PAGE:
Making an experiment with oobleck is very easy and a lot of fun for kids (and adults too!). The name oobleck comes from a Dr. Seuss story and is used commonly nowadays to name a non-newtonian fluid made from cornstarch and water. A non-newtonian fluid is a fluid that does not behave according to Newton’s law of viscosity. In other words, it has a different resistance to flow. It is sensitive to pressure and will change from solid to liquid depending on how much pressure we put on it. Because it is so easy to make at home, and it behaves so differently from other things we know, it creates the perfect environment for sneaking in some STEM learning.
In our house, we love to add color to anything. So when we decided to make some oobleck the other day, we got out our food coloring and added it to the mix. The result was fascinating! Because of the special properties of the mixture the colors created beautiful curves and spirals before mixing. In this post, you will learn how to create rainbow art and more brilliant ways to experiment with oobleck. You will also find out how you can engage with your kids so that they can learn from this experiment.
All you need to make oobleck is cornstarch, water, and food coloring. We made it in a large oven tray so that we could spread it out before adding color. This way you will get the beautiful effects I was talking about earlier. You will usually need around twice the amount of cornstarch than water (2 cups of cornstarch to 1 cup of water). These would be the steps to follow:
- In a large oven tray add 1 cup of water
- Start adding cornstarch until you reach the desired effect (oobleck should feel hard when you try to make it into a ball but as soon as you stop it will flow through your fingers)
- Once you achieve the right consistency let it settle and start experimenting
5 Brilliant ways to experiment with oobleck for STEM learning
Making Oobleck in itself is already an awesome and fun experiment. However, the experiment doesn’t have to end there! If we want learning to stick, we have to go beyond the initial experiment and allow our children to do some discovery on their own. Here are some suggestions for keeping them engaged and curious about the experiment:
- Add drops of color and make some rainbow art. This was our favorite part! Yes… adults enjoy this too!
- Play with loose parts. We used colorful tops and our kid made towers using the oobleck as glue!! Just collect some objects and leave them around the experiment area and see what your kids come up with
- Use kitchen utensils and observe how different this mixture is to manipulate compared to water
- Create droplets outside of the tray. We did this outside on our waterproof tablecloth we use for experiments so we didn’t mind the mess. We let some drops fall out of the tray and observed what happened when they dried out. We compared bigger drops and smaller drops and then we added them back to the tray for more fun effects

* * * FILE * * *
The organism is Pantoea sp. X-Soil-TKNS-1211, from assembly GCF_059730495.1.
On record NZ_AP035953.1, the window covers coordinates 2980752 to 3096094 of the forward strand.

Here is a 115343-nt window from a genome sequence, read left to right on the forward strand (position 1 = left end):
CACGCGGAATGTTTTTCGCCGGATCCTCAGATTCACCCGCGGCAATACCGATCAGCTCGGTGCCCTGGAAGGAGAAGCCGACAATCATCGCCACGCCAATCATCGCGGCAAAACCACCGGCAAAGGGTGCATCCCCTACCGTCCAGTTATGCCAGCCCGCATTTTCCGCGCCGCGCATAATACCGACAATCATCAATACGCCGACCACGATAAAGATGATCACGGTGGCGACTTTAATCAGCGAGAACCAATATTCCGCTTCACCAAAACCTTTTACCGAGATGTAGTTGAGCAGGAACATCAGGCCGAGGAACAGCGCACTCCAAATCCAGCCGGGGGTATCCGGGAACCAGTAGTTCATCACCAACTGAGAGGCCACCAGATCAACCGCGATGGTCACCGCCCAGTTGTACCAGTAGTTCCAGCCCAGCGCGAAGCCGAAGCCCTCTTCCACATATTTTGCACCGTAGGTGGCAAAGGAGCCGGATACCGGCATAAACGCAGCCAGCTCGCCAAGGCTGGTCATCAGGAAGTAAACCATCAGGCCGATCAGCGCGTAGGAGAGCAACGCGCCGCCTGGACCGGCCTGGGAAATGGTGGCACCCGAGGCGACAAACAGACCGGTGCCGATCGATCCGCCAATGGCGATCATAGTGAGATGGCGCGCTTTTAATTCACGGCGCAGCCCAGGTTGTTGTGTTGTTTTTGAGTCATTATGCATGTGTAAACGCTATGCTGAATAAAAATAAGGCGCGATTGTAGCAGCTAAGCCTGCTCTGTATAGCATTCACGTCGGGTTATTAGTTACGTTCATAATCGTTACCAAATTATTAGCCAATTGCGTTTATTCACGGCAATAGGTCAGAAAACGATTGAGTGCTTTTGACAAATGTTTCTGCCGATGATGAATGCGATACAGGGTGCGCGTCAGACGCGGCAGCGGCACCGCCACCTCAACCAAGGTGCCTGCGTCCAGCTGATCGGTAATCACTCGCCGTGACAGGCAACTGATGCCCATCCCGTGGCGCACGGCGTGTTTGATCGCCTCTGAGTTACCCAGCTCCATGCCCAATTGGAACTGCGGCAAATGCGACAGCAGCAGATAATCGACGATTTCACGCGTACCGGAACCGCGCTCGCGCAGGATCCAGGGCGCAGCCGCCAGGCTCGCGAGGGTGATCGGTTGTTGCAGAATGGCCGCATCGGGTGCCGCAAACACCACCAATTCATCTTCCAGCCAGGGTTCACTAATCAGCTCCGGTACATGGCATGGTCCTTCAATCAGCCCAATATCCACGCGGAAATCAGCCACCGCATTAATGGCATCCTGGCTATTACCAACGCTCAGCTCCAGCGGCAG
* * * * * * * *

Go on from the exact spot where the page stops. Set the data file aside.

- Make a ramp and let the oobleck flow down. We just put a block under our tablecloth, no fancy ramp needed for this but feel free to make one too. We talked about rivers and lakes with this and how different liquids flow
Check out how our rainbow art turned out in this video:
Experiment with Oobleck observations and conversations
If you are doing this with preschool-aged children it is great to just talk and make observations while you do the experiment. By talking with your kids you are helping them build vocabulary so that they can understand the world better. When we make observations, we help them reflect on what is happening and connect ideas. So here are some suggestions when making the oobleck:
- Add cornstarch gradually and observe the changes: is it getting harder?
- Try to make little balls with your hands: what happens? As soon as you stop trying to roll the oobleck into a ball it will flow across your hand
- What happens if you poke the oobleck fast? What happens if you just gently put your finger on it? When poking fast the oobleck should behave more like playdough being poked and when going slow it will behave more like pancake batter
For older elementary school kids you can add complexity to your conversation by talking about the following concepts and asking questions:
- Liquid/solid: when does it behave like a liquid/solid?
- Viscosity: how does this mixture flow compared to water? You can use a ramp to compare
- Pressure/force: when we apply pressure what happens? Does the amount of pressure change the consistency?
- Color mixing: what happens when we add drops of color? Why do you think it doesn’t mix directly?
We always suggest to wonder out loud with your kids instead of asking question after question. For example, “if I apply pressure I wonder what will happen?” or “what do you think will happen when we add color?”. It is always more fun to discover together than to be drilled.
Follow-up activity: Comparisons
Once you’ve explored oobleck, make something else. We mixed plain wheat flour with water to see how different the results were. It’s good for kids to have something to compare and as a bonus the entertainment lasted even longer!
This is definitely something you can repeat many times and it is always fun. And each time you do it you might find some cool way to play and experiment with oobleck. So make sure to always have cornstarch and food coloring available.
Happy STEM learning!
Check out other brilliant activities for young kids: